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In the face of market uncertainty, private credit has the long-held reputation of being a relatively stable, resilient investment offering. This reputation was tested through the first half of 2020 and into most of early 2021, when inflation was just a transitory phenomenon and didn’t require wall-to-wall coverage. Post-COVID, like the rest of world, we now contend with newer economic and geo-political (and climate) challenges. So it becomes the better question to ask – how attractive does private credit remain to investors when confronted with our new reality of rising interest rates, as well as the opportunities (and challenges) of a more open Australia?

Under the above circumstances, inflation is a double-edged sword to private credit. It creates both appealing and unappealing effects at the underlying sector level i.e. corporate, real estate and consumer segments.

In the past, I have mentioned how a large portion of private credit loans are floating rate, and therefore they generally provide some protection to investors against inflation (see this article). Based on the soundness of the lending practices of the originator, investors benefit from rising interest income and the underlying deals should ultimately generate higher yields. Across the investor class, this exposure should complement rival traditional fixed-income investment options.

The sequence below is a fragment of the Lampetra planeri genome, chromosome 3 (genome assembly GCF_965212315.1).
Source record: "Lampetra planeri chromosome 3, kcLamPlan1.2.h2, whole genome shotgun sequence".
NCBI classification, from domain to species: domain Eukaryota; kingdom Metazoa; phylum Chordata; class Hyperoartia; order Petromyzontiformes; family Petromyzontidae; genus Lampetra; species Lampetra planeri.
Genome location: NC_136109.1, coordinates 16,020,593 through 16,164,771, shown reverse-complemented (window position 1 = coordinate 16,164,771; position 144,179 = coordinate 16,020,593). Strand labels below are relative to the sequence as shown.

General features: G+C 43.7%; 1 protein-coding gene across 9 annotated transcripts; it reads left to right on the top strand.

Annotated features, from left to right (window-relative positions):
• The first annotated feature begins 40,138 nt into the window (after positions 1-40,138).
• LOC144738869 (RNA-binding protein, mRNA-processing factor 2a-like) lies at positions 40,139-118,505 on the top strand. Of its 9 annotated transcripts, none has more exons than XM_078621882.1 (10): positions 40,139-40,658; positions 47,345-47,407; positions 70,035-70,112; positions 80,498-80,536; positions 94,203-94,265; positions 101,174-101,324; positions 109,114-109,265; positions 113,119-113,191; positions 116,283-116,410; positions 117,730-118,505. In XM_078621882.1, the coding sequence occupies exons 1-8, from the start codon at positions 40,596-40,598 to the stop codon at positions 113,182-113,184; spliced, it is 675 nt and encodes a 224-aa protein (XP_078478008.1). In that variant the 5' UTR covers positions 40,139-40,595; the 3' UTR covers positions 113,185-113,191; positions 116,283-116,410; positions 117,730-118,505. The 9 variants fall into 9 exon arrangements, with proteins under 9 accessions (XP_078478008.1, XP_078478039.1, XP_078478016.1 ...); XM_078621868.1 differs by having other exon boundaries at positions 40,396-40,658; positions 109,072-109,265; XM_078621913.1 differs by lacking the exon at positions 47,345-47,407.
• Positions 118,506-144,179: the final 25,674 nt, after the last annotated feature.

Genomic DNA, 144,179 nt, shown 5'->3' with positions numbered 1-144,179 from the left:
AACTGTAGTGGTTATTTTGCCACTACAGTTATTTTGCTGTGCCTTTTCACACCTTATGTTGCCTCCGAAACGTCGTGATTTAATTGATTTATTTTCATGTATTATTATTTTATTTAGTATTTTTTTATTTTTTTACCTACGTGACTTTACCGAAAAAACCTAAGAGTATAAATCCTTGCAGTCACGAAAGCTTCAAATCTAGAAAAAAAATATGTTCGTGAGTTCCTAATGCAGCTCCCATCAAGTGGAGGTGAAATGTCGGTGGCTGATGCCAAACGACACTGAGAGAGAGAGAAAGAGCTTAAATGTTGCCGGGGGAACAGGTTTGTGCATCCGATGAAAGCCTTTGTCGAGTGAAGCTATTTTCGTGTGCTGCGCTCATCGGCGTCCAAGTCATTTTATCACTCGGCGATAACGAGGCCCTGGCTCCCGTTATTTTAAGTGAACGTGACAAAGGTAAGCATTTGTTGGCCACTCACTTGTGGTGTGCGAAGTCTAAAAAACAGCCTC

However, rising inflation (and in this instance rising interest rates) will ultimately increase credit risk as borrowers are stuck with higher input costs and rising debt servicing requirements, creating substantial financial pressures.

In the last few months, we have seen countless instances of companies in the tech/construction sectors in particular, announcing layoffs as well as insolvencies. While devastating for those involved, we haven’t seen a chronic credit-induced crisis in either consumer or corporate balance sheets. If this translates, there will likely be greater emphasis on credit selection and a lower risk appetite.

This tells us very little about what is actually happening… but there are evident reasons to both invest and practice scrutiny when it comes to lending…a classic mismatch.

As for the economy: open borders mean more people, implying more opportunities for businesses as rate hikes are abated. While this is far from dismal, it’s still challenging. Private credit has a large exposure to the real estate sector, regardless of the type of development. So there are reasons to be cautious when it comes to lending. BUT we can confidently report that private credit isn’t being disproportionately affected and we’re not seeing a scarcity of demand/scarcity of funds entering the system. In the last couple of months, if anything, there have been headlines of developers returning deposits.  Pervasive cost pressures are still prevalent in the sector, rather than dwindling demand.